During this same time, Lindamood was an early test driver for famed Little Red Wagon Dodge D100 truck back when it was a performance test mule instead of a wheelstander and also drove Branster’s wild rear-engined Dodge Charger Dart, but his heart was in already in the Funny Car camp.

After campaigning steel-bodied Funny Cars through 1966, Lindamood made the leap to a fiberglass fastback Charger pictured above in 1967 that pared 550 pounds off of the car’s weight. With the exception of the Logghe chassis and the B&N Charger body, Lindamood built the car himself and even created a cooling system for the engine using a marine bilge pump to circulate water through the block in an age where most of his competitors would just fill the block with water. The car also used a standard 12-volt car battery mounted in the chassis to start the big Hemi instead of the conventional 24-volt remote starter and he installed modified police-duty brakes with one composition shoe and one metallic shoe that would hold the car on the starting line but also not fade under hard braking. Yeah, he was into it.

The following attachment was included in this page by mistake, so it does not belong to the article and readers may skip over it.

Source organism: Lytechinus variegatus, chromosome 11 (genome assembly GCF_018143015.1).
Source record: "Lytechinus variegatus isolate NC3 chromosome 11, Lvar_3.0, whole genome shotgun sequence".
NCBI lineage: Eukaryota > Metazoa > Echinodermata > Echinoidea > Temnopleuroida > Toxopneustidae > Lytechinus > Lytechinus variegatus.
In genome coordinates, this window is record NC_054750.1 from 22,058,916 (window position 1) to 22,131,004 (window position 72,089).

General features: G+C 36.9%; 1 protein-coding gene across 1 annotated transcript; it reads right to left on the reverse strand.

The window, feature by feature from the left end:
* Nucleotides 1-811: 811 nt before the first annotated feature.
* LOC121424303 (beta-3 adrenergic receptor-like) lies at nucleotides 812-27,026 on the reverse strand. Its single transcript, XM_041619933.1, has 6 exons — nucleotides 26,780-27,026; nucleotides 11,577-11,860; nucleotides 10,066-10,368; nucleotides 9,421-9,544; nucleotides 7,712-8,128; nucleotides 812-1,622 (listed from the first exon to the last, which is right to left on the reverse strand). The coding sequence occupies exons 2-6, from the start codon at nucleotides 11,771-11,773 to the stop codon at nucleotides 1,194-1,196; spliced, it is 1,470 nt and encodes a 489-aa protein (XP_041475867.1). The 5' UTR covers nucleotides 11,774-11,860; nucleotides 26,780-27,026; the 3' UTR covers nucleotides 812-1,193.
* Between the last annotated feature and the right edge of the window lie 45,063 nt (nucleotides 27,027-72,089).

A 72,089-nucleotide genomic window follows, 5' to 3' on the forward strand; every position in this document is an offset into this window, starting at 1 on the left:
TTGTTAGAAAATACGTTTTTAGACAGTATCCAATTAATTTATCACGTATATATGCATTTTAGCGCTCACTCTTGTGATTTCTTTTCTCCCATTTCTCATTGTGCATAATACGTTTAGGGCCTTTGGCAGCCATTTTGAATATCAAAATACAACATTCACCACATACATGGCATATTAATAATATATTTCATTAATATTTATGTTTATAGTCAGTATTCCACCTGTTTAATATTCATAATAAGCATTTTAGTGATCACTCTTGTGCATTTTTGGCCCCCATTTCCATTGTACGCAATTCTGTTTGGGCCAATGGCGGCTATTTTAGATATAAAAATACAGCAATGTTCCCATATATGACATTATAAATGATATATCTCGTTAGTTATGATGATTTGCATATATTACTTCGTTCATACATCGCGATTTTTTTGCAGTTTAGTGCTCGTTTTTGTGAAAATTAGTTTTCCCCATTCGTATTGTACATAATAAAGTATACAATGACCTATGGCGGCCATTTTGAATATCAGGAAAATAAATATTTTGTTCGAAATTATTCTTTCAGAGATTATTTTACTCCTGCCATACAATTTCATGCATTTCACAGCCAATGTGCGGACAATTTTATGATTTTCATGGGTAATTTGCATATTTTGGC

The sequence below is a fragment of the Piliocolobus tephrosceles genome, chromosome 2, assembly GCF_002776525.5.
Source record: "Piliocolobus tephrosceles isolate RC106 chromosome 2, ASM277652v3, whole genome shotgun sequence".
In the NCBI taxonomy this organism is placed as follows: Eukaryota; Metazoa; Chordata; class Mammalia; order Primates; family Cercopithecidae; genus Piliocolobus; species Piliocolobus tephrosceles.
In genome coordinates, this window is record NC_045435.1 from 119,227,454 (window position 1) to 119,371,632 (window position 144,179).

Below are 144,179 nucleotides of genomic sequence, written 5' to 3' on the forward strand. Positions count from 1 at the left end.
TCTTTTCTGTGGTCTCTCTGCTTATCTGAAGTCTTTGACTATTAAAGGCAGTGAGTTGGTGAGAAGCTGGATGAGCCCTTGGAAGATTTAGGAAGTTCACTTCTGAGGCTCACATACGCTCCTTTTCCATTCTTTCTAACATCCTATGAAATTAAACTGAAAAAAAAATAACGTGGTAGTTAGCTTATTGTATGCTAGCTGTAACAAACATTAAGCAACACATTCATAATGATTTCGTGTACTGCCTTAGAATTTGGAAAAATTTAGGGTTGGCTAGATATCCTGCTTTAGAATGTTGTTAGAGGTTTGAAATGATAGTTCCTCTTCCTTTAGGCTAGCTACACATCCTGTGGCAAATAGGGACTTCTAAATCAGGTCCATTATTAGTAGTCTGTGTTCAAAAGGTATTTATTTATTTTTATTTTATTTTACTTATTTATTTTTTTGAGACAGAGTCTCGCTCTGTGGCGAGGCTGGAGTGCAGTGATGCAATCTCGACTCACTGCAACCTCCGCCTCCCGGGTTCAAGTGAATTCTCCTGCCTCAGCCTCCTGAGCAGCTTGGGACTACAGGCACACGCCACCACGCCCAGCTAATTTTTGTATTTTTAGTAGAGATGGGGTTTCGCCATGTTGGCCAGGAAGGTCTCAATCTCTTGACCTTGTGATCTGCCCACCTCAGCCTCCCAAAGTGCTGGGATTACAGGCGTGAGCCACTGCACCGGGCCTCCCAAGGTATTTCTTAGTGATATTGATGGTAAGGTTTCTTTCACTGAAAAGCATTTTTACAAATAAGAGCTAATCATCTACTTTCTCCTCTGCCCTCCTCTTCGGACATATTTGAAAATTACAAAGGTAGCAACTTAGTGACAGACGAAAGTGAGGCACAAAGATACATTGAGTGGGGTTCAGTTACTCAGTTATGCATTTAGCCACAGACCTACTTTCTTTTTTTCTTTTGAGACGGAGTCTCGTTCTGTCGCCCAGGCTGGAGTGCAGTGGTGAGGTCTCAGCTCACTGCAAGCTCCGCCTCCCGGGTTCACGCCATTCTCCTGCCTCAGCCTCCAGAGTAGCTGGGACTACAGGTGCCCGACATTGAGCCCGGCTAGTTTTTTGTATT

“One day Dad came home from work and told my mom he was going to quit working at Chrysler to go racing, and she was just horrified … ‘What are we going to do?’ “ his son recalled. “But he ran it as a business and took care of his family racing for a living, back when you could do that. My mom and dad did all of his own publicity; I remember we shot a lot of those publicity photos in our driveway.”

Primary to Lindamood’s success in the 1970s was his long participation in the Coca-Cola Cavalcade of Stars circuit which he first joined in 1972. Son Randy remembers those days fondly, and the non-stop action and camaraderie of the traveling band of nitro gypsies.